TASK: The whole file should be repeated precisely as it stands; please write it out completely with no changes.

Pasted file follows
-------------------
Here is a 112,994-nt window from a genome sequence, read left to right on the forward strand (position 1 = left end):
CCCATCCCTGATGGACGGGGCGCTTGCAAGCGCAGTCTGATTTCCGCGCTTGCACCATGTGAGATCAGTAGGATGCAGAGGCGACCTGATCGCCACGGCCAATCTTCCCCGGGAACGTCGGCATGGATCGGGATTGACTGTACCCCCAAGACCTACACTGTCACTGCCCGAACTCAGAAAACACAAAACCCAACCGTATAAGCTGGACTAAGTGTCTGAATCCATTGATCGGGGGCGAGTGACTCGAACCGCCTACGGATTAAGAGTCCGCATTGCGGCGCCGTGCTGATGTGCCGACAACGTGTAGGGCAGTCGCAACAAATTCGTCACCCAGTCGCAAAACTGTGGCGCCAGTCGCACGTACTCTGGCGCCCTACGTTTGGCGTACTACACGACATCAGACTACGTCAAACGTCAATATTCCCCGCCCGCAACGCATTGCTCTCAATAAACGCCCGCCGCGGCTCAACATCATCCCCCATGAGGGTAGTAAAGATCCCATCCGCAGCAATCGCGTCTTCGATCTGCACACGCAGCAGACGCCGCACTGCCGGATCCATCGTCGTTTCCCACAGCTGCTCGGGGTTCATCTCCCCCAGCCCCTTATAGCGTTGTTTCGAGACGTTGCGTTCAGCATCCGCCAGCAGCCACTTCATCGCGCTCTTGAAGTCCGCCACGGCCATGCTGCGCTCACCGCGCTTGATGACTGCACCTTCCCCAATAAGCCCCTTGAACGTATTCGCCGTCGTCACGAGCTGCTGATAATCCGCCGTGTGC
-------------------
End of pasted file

Here is a 112,994-nt window from a genome sequence, read left to right on the forward strand (position 1 = left end):
CCCATCCCTGATGGACGGGGCGCTTGCAAGCGCAGTCTGATTTCCGCGCTTGCACCATGTGAGATCAGTAGGATGCAGAGGCGACCTGATCGCCACGGCCAATCTTCCCCGGGAACGTCGGCATGGATCGGGATTGACTGTACCCCCAAGACCTACACTGTCACTGCCCGAACTCAGAAAACACAAAACCCAACCGTATAAGCTGGACTAAGTGTCTGAATCCATTGATCGGGGGCGAGTGACTCGAACCGCCTACGGATTAAGAGTCCGCATTGCGGCGCCGTGCTGATGTGCCGACAACGTGTAGGGCAGTCGCAACAAATTCGTCACCCAGTCGCAAAACTGTGGCGCCAGTCGCACGTACTCTGGCGCCCTACGTTTGGCGTACTACACGACATCAGACTACGTCAAACGTCAATATTCCCCGCCCGCAACGCATTGCTCTCAATAAACGCCCGCCGCGGCTCAACATCATCCCCCATGAGGGTAGTAAAGATCCCATCCGCAGCAATCGCGTCTTCGATCTGCACACGCAGCAGACGCCGCACTGCCGGATCCATCGTCGTTTCCCACAGCTGCTCGGGGTTCATCTCCCCCAGCCCCTTATAGCGTTGTTTCGAGACGTTGCGTTCAGCATCCGCCAGCAGCCACTTCATCGCGCTCTTGAAGTCCGCCACGGCCATGCTGCGCTCACCGCGCTTGATGACTGCACCTTCCCCAATAAGCCCCTTGAACGTATTCGCCGTCGTCACGAGCTGCTGATAATCCGCCGTGTGC